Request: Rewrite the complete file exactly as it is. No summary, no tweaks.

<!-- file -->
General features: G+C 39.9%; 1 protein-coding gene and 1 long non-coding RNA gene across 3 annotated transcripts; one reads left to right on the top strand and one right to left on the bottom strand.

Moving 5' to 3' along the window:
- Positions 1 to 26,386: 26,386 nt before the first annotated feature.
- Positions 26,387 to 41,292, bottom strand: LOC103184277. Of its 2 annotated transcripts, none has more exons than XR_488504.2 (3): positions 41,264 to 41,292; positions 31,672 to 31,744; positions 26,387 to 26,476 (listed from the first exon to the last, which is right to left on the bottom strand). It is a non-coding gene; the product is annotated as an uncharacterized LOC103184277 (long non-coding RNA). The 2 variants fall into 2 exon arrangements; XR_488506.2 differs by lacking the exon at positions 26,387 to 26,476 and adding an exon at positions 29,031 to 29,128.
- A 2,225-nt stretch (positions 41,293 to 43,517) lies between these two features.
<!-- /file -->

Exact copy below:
General features: G+C 39.9%; 1 protein-coding gene and 1 long non-coding RNA gene across 3 annotated transcripts; one reads left to right on the top strand and one right to left on the bottom strand.

Moving 5' to 3' along the window:
- Positions 1 to 26,386: 26,386 nt before the first annotated feature.
- Positions 26,387 to 41,292, bottom strand: LOC103184277. Of its 2 annotated transcripts, none has more exons than XR_488504.2 (3): positions 41,264 to 41,292; positions 31,672 to 31,744; positions 26,387 to 26,476 (listed from the first exon to the last, which is right to left on the bottom strand). It is a non-coding gene; the product is annotated as an uncharacterized LOC103184277 (long non-coding RNA). The 2 variants fall into 2 exon arrangements; XR_488506.2 differs by lacking the exon at positions 26,387 to 26,476 and adding an exon at positions 29,031 to 29,128.
- A 2,225-nt stretch (positions 41,293 to 43,517) lies between these two features.